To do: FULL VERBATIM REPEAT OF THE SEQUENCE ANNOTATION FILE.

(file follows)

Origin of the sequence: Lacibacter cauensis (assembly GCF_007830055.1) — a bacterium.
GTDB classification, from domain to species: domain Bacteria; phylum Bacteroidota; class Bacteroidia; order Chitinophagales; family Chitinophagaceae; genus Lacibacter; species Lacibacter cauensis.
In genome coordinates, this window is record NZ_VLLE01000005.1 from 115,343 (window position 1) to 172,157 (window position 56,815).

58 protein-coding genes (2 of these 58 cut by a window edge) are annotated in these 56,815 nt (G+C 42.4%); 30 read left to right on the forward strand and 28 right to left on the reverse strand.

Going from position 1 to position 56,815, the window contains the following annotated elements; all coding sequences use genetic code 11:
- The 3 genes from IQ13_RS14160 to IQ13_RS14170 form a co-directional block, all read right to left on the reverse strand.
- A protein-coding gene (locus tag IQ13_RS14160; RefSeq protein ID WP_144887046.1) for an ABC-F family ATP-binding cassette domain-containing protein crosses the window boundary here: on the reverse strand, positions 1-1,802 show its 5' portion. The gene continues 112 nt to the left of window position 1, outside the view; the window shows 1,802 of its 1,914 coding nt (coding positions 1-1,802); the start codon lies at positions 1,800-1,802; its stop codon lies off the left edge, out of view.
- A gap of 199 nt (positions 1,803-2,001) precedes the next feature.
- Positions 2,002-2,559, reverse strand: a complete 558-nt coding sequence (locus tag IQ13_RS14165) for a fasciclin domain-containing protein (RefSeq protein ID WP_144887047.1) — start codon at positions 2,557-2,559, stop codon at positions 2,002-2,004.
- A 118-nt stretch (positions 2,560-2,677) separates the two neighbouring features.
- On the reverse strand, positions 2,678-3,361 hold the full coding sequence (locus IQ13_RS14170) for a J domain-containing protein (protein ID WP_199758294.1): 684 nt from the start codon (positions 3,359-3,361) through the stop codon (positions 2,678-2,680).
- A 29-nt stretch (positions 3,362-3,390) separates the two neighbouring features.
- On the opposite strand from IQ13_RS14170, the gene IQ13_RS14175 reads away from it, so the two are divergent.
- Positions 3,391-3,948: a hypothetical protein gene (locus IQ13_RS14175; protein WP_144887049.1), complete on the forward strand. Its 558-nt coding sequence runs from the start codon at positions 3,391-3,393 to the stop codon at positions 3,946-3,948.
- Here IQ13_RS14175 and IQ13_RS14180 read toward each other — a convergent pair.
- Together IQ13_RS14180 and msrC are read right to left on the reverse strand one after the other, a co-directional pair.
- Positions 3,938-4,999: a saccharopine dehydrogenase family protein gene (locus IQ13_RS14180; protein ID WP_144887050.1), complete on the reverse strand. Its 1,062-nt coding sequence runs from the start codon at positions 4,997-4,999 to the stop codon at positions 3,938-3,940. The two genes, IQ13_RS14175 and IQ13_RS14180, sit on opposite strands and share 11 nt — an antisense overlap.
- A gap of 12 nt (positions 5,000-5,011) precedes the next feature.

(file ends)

Origin of the sequence: Lacibacter cauensis (assembly GCF_007830055.1) — a bacterium.
GTDB classification, from domain to species: domain Bacteria; phylum Bacteroidota; class Bacteroidia; order Chitinophagales; family Chitinophagaceae; genus Lacibacter; species Lacibacter cauensis.
In genome coordinates, this window is record NZ_VLLE01000005.1 from 115,343 (window position 1) to 172,157 (window position 56,815).

58 protein-coding genes (2 of these 58 cut by a window edge) are annotated in these 56,815 nt (G+C 42.4%); 30 read left to right on the forward strand and 28 right to left on the reverse strand.

Going from position 1 to position 56,815, the window contains the following annotated elements; all coding sequences use genetic code 11:
- The 3 genes from IQ13_RS14160 to IQ13_RS14170 form a co-directional block, all read right to left on the reverse strand.
- A protein-coding gene (locus tag IQ13_RS14160; RefSeq protein ID WP_144887046.1) for an ABC-F family ATP-binding cassette domain-containing protein crosses the window boundary here: on the reverse strand, positions 1-1,802 show its 5' portion. The gene continues 112 nt to the left of window position 1, outside the view; the window shows 1,802 of its 1,914 coding nt (coding positions 1-1,802); the start codon lies at positions 1,800-1,802; its stop codon lies off the left edge, out of view.
- A gap of 199 nt (positions 1,803-2,001) precedes the next feature.
- Positions 2,002-2,559, reverse strand: a complete 558-nt coding sequence (locus tag IQ13_RS14165) for a fasciclin domain-containing protein (RefSeq protein ID WP_144887047.1) — start codon at positions 2,557-2,559, stop codon at positions 2,002-2,004.
- A 118-nt stretch (positions 2,560-2,677) separates the two neighbouring features.
- On the reverse strand, positions 2,678-3,361 hold the full coding sequence (locus IQ13_RS14170) for a J domain-containing protein (protein ID WP_199758294.1): 684 nt from the start codon (positions 3,359-3,361) through the stop codon (positions 2,678-2,680).
- A 29-nt stretch (positions 3,362-3,390) separates the two neighbouring features.
- On the opposite strand from IQ13_RS14170, the gene IQ13_RS14175 reads away from it, so the two are divergent.
- Positions 3,391-3,948: a hypothetical protein gene (locus IQ13_RS14175; protein WP_144887049.1), complete on the forward strand. Its 558-nt coding sequence runs from the start codon at positions 3,391-3,393 to the stop codon at positions 3,946-3,948.
- Here IQ13_RS14175 and IQ13_RS14180 read toward each other — a convergent pair.
- Together IQ13_RS14180 and msrC are read right to left on the reverse strand one after the other, a co-directional pair.
- Positions 3,938-4,999: a saccharopine dehydrogenase family protein gene (locus IQ13_RS14180; protein ID WP_144887050.1), complete on the reverse strand. Its 1,062-nt coding sequence runs from the start codon at positions 4,997-4,999 to the stop codon at positions 3,938-3,940. The two genes, IQ13_RS14175 and IQ13_RS14180, sit on opposite strands and share 11 nt — an antisense overlap.
- A gap of 12 nt (positions 5,000-5,011) precedes the next feature.